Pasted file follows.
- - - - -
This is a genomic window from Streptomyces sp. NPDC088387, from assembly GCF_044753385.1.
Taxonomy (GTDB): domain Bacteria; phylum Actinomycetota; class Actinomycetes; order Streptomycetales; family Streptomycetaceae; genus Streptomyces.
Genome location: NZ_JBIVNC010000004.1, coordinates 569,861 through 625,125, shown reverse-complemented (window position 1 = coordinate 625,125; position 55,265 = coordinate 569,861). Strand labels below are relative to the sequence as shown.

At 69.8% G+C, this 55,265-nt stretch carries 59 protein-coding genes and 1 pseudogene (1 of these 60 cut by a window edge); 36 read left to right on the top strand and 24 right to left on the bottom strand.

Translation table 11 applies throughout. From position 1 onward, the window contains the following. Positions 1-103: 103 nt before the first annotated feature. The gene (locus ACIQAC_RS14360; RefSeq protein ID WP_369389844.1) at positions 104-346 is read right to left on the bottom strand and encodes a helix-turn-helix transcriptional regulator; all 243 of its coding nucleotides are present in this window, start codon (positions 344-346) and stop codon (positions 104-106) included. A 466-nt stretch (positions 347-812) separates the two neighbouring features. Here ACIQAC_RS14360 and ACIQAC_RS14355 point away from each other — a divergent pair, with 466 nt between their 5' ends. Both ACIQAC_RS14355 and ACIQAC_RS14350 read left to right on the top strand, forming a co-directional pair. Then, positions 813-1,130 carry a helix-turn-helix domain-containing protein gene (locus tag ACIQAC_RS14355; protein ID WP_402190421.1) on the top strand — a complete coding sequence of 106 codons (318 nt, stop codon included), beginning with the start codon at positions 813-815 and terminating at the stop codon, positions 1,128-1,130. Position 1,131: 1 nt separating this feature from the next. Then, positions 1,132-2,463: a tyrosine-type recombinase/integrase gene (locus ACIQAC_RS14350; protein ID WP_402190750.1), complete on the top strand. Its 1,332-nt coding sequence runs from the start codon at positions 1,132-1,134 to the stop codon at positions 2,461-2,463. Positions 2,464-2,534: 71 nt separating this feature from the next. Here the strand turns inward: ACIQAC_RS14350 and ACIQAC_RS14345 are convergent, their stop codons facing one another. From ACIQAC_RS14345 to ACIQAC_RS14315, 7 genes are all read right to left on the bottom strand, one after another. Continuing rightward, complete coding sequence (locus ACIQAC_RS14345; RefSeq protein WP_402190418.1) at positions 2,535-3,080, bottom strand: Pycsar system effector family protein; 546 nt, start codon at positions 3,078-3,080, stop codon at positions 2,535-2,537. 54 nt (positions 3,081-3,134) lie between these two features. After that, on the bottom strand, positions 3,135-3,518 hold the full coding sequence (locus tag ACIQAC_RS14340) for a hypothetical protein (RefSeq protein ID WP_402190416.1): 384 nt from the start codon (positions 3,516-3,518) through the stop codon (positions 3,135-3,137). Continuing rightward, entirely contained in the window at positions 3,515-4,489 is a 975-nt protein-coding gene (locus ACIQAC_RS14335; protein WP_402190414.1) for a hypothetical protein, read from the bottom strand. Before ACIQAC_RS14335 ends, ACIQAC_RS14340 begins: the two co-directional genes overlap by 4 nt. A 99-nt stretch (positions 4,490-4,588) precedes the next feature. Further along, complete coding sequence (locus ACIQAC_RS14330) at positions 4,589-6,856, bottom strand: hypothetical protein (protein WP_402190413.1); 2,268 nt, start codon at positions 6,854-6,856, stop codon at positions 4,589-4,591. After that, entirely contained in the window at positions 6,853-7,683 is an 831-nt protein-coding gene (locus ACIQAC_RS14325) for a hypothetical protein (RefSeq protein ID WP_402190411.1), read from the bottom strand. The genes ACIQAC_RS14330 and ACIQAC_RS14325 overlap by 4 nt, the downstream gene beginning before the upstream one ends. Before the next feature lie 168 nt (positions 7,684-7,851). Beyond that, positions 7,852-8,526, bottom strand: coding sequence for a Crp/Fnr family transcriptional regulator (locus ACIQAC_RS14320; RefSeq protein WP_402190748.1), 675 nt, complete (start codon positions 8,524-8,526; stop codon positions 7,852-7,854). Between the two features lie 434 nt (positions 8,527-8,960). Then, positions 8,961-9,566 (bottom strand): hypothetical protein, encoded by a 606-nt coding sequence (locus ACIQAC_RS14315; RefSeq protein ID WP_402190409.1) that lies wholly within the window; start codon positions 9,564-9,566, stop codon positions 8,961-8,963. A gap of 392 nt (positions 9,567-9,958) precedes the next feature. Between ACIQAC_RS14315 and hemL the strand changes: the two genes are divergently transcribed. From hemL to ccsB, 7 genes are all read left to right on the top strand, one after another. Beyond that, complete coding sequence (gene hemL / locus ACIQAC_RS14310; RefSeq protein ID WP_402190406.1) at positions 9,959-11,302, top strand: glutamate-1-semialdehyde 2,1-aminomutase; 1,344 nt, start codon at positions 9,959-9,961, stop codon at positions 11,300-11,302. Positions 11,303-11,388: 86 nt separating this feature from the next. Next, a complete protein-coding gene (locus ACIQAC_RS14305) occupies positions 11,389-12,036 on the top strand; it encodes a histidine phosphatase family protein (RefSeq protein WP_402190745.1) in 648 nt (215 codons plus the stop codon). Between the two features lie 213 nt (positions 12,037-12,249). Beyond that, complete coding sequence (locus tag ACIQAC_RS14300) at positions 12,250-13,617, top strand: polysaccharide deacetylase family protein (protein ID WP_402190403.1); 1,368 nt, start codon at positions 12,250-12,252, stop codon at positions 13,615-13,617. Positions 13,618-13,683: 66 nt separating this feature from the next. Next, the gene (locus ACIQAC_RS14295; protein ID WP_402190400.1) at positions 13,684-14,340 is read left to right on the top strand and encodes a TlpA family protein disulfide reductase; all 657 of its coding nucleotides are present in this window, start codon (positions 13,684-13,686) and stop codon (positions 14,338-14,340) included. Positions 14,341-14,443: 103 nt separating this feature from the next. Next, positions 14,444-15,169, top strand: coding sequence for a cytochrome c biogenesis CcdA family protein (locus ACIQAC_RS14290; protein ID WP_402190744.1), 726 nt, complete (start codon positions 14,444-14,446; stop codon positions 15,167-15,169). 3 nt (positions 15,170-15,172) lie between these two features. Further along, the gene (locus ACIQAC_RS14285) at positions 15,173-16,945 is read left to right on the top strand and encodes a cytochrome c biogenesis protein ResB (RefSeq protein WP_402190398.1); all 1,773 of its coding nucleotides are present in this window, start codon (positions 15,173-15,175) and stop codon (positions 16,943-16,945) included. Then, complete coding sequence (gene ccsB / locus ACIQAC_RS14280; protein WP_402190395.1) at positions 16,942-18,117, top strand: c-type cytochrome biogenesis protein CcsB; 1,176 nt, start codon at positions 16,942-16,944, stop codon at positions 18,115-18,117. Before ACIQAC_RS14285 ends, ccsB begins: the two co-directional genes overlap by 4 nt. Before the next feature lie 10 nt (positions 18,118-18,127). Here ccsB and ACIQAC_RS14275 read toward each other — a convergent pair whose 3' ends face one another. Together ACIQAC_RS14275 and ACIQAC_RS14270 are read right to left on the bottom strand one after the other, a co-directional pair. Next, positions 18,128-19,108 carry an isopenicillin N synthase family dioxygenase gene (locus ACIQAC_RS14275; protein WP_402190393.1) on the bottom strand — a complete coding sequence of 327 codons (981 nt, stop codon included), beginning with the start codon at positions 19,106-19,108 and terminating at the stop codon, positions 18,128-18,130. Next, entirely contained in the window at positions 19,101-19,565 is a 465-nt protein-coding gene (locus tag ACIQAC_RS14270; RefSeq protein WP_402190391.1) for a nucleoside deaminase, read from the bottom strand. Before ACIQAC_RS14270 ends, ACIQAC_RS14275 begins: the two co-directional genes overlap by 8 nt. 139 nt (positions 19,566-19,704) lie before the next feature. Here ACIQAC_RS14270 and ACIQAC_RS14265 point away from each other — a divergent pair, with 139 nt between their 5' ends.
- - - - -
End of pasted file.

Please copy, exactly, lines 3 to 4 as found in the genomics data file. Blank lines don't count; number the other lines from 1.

Genome location: NZ_JBIVNC010000004.1, coordinates 569,861 through 625,125, shown reverse-complemented (window position 1 = coordinate 625,125; position 55,265 = coordinate 569,861). Strand labels below are relative to the sequence as shown.

At 69.8% G+C, this 55,265-nt stretch carries 59 protein-coding genes and 1 pseudogene (1 of these 60 cut by a window edge); 36 read left to right on the top strand and 24 right to left on the bottom strand.